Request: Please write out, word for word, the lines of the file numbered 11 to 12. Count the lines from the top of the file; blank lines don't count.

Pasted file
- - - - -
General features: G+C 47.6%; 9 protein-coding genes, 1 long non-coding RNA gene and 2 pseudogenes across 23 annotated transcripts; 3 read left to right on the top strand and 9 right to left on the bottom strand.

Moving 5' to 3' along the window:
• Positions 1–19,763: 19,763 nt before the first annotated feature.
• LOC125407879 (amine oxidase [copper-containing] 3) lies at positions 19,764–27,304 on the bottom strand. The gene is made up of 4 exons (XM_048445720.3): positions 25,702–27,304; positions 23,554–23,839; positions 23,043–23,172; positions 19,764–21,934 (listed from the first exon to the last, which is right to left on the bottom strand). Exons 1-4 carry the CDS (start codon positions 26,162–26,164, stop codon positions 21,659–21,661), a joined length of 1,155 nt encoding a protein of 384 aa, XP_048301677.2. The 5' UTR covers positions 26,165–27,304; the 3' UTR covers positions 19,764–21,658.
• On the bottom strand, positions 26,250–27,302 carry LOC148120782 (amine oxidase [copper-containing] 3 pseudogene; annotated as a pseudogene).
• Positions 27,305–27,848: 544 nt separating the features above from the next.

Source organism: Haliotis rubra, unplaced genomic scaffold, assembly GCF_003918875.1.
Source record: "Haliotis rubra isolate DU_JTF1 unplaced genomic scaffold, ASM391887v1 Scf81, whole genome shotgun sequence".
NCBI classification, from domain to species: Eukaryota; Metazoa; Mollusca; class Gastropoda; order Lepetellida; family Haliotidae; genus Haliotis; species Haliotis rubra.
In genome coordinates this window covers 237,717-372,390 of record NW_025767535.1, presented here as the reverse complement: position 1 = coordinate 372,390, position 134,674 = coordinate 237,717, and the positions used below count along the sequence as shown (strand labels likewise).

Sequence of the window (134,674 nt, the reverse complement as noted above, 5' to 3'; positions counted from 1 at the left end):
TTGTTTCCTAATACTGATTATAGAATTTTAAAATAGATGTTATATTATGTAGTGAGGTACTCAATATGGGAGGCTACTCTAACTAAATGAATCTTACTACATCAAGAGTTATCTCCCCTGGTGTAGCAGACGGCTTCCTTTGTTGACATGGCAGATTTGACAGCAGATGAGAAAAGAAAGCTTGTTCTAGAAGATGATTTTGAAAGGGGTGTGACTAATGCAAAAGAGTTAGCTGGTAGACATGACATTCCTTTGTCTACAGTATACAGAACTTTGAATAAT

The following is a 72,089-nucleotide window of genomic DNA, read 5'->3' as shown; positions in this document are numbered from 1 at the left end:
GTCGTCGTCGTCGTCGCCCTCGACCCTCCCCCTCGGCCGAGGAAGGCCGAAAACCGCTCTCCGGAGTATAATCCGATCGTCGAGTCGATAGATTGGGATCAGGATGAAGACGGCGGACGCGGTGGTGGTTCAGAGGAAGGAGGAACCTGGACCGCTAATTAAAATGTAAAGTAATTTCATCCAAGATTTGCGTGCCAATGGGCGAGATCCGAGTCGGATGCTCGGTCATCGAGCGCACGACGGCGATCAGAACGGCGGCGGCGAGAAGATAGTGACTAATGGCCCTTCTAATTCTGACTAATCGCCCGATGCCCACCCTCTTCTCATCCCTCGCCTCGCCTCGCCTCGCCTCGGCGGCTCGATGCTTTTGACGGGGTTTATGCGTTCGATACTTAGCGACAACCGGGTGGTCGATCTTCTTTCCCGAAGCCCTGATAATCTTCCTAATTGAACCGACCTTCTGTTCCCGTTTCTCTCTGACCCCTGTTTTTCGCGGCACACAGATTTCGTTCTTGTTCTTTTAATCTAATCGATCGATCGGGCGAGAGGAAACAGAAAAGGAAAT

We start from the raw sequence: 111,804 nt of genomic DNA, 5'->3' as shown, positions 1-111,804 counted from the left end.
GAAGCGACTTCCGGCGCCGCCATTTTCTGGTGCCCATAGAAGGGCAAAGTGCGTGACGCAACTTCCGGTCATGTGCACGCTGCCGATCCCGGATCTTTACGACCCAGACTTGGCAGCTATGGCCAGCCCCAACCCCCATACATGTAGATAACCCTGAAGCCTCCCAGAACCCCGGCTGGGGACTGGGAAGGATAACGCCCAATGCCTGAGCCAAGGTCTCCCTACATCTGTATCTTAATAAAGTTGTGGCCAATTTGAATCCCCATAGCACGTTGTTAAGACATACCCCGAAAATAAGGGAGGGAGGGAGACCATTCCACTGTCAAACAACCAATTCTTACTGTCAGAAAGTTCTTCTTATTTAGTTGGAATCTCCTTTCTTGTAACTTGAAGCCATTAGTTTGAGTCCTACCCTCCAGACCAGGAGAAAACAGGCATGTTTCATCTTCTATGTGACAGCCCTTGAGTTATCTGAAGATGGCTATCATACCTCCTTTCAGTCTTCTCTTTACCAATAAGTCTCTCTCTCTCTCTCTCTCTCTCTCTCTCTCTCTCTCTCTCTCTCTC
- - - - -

Sequence of the window (134,674 nt, the reverse complement as noted above, 5' to 3'; positions counted from 1 at the left end):
TTGTTTCCTAATACTGATTATAGAATTTTAAAATAGATGTTATATTATGTAGTGAGGTACTCAATATGGGAGGCTACTCTAACTAAATGAATCTTACTACATCAAGAGTTATCTCCCCTGGTGTAGCAGACGGCTTCCTTTGTTGACATGGCAGATTTGACAGCAGATGAGAAAAGAAAGCTTGTTCTAGAAGATGATTTTGAAAGGGGTGTGACTAATGCAAAAGAGTTAGCTGGTAGACATGACATTCCTTTGTCTACAGTATACAGAACTTTGAATAAT